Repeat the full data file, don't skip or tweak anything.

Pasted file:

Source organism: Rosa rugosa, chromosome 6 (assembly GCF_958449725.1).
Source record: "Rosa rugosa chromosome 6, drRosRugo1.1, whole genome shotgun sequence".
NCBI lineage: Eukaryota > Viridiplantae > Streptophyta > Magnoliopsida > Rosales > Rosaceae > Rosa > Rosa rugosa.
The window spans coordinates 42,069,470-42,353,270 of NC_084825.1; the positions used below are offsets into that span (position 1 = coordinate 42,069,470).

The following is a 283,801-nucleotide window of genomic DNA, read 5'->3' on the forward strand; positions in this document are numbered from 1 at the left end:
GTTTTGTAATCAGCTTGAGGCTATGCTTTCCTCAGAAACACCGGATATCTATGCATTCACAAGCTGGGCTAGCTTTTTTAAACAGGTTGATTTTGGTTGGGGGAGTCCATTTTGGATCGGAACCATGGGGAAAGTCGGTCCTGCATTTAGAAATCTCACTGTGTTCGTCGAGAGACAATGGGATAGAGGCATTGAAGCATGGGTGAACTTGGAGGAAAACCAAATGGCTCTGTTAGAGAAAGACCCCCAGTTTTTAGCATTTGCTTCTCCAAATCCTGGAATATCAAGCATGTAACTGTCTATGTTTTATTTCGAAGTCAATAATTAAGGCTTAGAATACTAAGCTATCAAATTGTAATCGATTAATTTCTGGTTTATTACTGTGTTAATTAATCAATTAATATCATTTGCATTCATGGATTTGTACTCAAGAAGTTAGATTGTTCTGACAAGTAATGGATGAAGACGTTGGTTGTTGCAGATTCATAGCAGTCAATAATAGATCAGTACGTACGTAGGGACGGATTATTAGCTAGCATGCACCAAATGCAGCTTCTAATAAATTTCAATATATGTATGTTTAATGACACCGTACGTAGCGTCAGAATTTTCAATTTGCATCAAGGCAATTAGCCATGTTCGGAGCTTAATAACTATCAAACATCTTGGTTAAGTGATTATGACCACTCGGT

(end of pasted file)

Source organism: Rosa rugosa, chromosome 6 (assembly GCF_958449725.1).
Source record: "Rosa rugosa chromosome 6, drRosRugo1.1, whole genome shotgun sequence".
NCBI lineage: Eukaryota > Viridiplantae > Streptophyta > Magnoliopsida > Rosales > Rosaceae > Rosa > Rosa rugosa.
The window spans coordinates 42,069,470-42,353,270 of NC_084825.1; the positions used below are offsets into that span (position 1 = coordinate 42,069,470).

The following is a 283,801-nucleotide window of genomic DNA, read 5'->3' on the forward strand; positions in this document are numbered from 1 at the left end:
GTTTTGTAATCAGCTTGAGGCTATGCTTTCCTCAGAAACACCGGATATCTATGCATTCACAAGCTGGGCTAGCTTTTTTAAACAGGTTGATTTTGGTTGGGGGAGTCCATTTTGGATCGGAACCATGGGGAAAGTCGGTCCTGCATTTAGAAATCTCACTGTGTTCGTCGAGAGACAATGGGATAGAGGCATTGAAGCATGGGTGAACTTGGAGGAAAACCAAATGGCTCTGTTAGAGAAAGACCCCCAGTTTTTAGCATTTGCTTCTCCAAATCCTGGAATATCAAGCATGTAACTGTCTATGTTTTATTTCGAAGTCAATAATTAAGGCTTAGAATACTAAGCTATCAAATTGTAATCGATTAATTTCTGGTTTATTACTGTGTTAATTAATCAATTAATATCATTTGCATTCATGGATTTGTACTCAAGAAGTTAGATTGTTCTGACAAGTAATGGATGAAGACGTTGGTTGTTGCAGATTCATAGCAGTCAATAATAGATCAGTACGTACGTAGGGACGGATTATTAGCTAGCATGCACCAAATGCAGCTTCTAATAAATTTCAATATATGTATGTTTAATGACACCGTACGTAGCGTCAGAATTTTCAATTTGCATCAAGGCAATTAGCCATGTTCGGAGCTTAATAACTATCAAACATCTTGGTTAAGTGATTATGACCACTCGGT